Voices in your head

In my mind I talk to myself constantly. I expect, from everything I’ve heard, most people do this. It usually gets a bad rap. We’re told we should meditate, exercise, do yoga, etcetera, to “quiet the voices in your head.” We hear also about “self-talk” and how much it matters what exactly you say to yourself – essentially that the voice in one’s head is far more powerful than any outside it. True enough, although it bears mentioning that those words are often a replication of someone else’s be it a parent (even a long dead one), a boss, or a spouse.

I’m not sure I understand or could make a real distinction between plain ol’ thinking and self-talk. I guess self-talk would be more declarative in nature, less ruminative, and perhaps most importantly, repetitive by design, like:

“I’m an idiot.”

“I’m a good girl.”

“I’m a bad boy.”

“I am brilliant.”

“Nobody likes me.”

“My whole life is a failure.”

“I am beautiful.”

“I’ll never get ahead.”

“My talents are underappreciated.”

“My children are gifted.”

“I contribute so much to society.”

“My family wouldn’t last a day without me.”

“Nobody else could do my job as well as I do.”

“I’m ugly.”

“I’m stupid.”

“All women want me.”

“All men want me.”

“Why do I say such stupid things?”

“If I was dead, no one would care.”

“I’m smarter than everybody else.”

“I deserve the best in life.”

“I’m a fat pig.”

I think about the things I say to myself. Yes, I think about my thinking! (Again, it’s very busy in here.) I have observed that the things I tell myself change over time. I’m certain I’m not doing the same self-talk I did ten years ago, and even that would be different from the “talk” ten years before it.

If I stop and consider, I’m not sure there’s been any constant… except, I feel I’ve always talked to myself about honesty and truthfulness: “Tell the truth.” “Be honest.” “Tell him.” “Tell her.” “Speak up.” “What is the truth?”

I try to remember things I used to say to myself but no longer do. Mostly, I cannot. I shed them along with whatever motivated their use in their day.

I can tell you one I’ve been saying to myself on a regular basis for awhile now:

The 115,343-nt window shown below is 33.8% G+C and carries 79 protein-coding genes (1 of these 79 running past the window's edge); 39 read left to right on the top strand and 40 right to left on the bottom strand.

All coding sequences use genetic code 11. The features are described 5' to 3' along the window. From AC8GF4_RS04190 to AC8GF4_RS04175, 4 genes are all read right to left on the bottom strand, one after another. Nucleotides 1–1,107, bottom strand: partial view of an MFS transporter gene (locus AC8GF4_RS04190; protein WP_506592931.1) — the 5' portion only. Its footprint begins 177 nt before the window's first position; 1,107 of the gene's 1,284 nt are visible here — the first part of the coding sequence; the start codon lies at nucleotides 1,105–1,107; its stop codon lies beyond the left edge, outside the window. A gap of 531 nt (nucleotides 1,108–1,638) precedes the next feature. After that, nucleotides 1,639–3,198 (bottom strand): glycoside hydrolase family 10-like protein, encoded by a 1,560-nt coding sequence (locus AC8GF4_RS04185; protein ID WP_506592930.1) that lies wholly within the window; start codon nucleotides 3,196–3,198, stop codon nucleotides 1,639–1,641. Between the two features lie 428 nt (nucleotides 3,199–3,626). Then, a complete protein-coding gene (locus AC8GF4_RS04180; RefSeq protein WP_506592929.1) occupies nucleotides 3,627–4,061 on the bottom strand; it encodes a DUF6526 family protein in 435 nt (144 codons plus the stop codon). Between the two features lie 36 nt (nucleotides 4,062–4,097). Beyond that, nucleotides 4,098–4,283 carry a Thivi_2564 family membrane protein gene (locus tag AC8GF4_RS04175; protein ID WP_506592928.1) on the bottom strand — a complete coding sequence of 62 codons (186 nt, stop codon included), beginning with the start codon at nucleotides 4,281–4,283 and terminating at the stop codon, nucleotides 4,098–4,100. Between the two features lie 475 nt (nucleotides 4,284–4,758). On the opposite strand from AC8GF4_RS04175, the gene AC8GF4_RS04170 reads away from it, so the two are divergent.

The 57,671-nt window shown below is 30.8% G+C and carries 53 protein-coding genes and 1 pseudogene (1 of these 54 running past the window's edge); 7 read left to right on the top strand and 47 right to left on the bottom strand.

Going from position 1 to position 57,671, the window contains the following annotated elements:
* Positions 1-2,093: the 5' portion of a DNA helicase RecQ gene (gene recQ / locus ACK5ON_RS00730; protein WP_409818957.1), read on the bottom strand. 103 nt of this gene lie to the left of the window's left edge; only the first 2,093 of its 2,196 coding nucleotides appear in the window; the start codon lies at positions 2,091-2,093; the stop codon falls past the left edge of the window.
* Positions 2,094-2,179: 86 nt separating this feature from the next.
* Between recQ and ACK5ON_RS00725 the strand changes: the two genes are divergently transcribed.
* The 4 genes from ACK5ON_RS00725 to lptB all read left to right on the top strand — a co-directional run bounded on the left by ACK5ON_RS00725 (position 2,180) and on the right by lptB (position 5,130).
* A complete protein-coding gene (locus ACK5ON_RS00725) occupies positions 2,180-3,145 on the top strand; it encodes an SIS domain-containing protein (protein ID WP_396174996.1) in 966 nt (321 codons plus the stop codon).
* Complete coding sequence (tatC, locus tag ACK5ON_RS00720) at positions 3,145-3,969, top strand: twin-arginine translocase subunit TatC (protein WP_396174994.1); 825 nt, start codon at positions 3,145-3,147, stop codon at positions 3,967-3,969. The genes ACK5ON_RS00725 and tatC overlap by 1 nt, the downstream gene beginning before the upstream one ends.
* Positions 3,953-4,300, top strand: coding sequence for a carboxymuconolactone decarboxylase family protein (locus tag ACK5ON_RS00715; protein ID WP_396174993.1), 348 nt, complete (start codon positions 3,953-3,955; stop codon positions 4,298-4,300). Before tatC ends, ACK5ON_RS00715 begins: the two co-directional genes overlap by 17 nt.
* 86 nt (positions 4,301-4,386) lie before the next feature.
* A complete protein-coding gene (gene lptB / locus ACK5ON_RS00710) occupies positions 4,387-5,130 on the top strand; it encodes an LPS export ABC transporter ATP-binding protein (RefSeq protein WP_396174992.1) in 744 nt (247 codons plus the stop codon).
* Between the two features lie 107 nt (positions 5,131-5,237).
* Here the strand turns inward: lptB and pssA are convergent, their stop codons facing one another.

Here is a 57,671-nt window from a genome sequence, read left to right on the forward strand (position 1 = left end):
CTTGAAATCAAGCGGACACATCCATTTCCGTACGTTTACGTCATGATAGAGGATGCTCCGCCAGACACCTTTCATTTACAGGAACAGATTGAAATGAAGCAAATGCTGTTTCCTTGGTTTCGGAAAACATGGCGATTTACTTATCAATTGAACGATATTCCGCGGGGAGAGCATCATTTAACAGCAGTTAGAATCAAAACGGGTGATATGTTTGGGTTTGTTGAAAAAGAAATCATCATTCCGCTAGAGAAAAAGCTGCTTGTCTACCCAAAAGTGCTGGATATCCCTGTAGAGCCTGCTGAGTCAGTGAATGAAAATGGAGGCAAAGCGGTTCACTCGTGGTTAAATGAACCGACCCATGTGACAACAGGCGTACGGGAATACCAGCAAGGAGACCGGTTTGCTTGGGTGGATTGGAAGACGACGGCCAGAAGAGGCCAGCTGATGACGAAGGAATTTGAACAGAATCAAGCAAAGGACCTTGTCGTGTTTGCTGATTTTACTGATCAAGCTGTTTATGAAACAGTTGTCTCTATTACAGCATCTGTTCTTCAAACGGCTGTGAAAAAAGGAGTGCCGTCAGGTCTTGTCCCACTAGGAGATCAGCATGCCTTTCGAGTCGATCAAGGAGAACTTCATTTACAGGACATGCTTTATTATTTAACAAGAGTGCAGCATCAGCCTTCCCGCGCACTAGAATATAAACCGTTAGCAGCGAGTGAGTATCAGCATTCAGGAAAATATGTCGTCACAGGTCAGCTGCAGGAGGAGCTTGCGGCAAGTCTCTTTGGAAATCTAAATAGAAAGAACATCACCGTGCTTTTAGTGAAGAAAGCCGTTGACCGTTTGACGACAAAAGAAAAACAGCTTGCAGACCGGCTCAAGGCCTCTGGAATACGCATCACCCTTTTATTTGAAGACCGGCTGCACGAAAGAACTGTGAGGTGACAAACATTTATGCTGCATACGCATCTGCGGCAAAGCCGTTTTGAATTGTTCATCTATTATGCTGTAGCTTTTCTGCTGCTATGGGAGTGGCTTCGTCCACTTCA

“Don’t be an idiot.”

Now this one requires a bit-o-explanation. I need to point out that I’m not calling myself an idiot – I don’t – however, it’s more of a preemptive strike, to ensure I don’t ever need to reach the “I’m an idiot” stage. It’s a warning, a friendly I’m-looking-out-for-your-interests warning. Believe you me, I NEED to hear this at times. I contemplate doing and saying a wide variety of things, as I imagine, so do you. A lot of them, ok, some of them, are just not all that wise. They are not the best ideas. The tone I say this to myself in, is not snarky or mean, but matter-of-fact.

“Let’s go.”
“Cβ€˜mon Colette.”
“Let’s go, Colette.”
“Let’s get going.”
Let’s go, let’s go, let’s go.

The above get A LOT of play in my mind as they are multipurpose motivators, handy for oh, so many occasions! Any time I need to get a move on, need to get something done, especially something I don’t really want to do, I say one or more of these to myself. It’s a push, a way to shift gears, a challenge to stop doing whatever I’m doing and move on to the next thing.

Recently I find myself saying this one:

“You’ve had your fun.”

I say this to myself to acknowledge I’ve enjoyed my time, wherever it was, whenever it was, and now it’s time for the less-fun things or merely something else. It can be a way of talking to the little kid in me, who is metaphorically (and sometimes not-so-metaphorically) whining, “But I don’t want to go to bed yet” or “I want more cake” or “Why does this day have to ever end?” or “I want to watch one more episode.” “You’ve had your fun” comes the answer. It’s not a mean voice, but one who knows what’s what.

I’d be remiss not to add:

“Lighten up on yourself.”